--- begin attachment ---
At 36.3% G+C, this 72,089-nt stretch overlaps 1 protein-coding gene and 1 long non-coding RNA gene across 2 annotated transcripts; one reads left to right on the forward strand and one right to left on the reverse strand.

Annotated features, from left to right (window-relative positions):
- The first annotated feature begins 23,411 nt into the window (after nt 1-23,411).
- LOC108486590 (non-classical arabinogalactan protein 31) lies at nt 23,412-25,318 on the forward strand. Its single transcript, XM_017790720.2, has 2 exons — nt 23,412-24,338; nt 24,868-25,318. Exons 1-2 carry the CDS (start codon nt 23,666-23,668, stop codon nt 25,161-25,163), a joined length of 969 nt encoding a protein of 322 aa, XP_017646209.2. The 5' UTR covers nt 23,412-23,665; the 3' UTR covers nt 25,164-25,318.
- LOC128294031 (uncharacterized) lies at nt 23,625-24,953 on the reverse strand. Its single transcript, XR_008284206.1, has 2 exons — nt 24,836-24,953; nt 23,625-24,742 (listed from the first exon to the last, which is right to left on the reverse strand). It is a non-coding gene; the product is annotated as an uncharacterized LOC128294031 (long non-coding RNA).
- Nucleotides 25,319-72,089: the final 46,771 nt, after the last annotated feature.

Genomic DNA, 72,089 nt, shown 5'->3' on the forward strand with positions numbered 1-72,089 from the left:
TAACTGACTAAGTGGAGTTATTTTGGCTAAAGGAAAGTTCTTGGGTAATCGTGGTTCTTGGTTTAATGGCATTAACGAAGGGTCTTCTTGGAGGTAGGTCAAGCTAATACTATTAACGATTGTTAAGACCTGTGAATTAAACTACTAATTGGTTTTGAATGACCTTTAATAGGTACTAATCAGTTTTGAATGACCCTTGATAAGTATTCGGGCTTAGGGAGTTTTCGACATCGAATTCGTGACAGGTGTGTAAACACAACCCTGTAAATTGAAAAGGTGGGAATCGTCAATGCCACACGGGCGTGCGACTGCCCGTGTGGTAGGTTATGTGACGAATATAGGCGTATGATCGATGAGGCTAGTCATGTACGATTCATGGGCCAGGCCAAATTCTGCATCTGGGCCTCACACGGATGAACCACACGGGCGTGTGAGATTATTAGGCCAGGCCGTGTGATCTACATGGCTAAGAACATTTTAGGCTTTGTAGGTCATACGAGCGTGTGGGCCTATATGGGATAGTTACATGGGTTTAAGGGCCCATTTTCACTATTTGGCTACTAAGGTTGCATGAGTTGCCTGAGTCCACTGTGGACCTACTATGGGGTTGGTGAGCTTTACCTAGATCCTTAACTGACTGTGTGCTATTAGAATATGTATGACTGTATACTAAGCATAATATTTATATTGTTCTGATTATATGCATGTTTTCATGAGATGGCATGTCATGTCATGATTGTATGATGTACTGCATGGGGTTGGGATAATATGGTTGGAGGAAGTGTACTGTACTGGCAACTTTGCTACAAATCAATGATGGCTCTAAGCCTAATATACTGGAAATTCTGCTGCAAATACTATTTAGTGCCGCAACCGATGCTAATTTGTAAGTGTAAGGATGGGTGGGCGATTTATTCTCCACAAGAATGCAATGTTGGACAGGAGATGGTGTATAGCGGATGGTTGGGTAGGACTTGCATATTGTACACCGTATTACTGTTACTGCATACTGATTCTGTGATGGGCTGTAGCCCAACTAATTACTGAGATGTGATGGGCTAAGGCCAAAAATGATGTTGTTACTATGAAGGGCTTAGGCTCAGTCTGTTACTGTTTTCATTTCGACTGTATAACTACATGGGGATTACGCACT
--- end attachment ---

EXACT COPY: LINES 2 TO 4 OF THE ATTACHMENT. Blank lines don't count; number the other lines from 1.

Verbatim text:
Annotated features, from left to right (window-relative positions):
- The first annotated feature begins 23,411 nt into the window (after nt 1-23,411).
- LOC108486590 (non-classical arabinogalactan protein 31) lies at nt 23,412-25,318 on the forward strand. Its single transcript, XM_017790720.2, has 2 exons — nt 23,412-24,338; nt 24,868-25,318. Exons 1-2 carry the CDS (start codon nt 23,666-23,668, stop codon nt 25,161-25,163), a joined length of 969 nt encoding a protein of 322 aa, XP_017646209.2. The 5' UTR covers nt 23,412-23,665; the 3' UTR covers nt 25,164-25,318.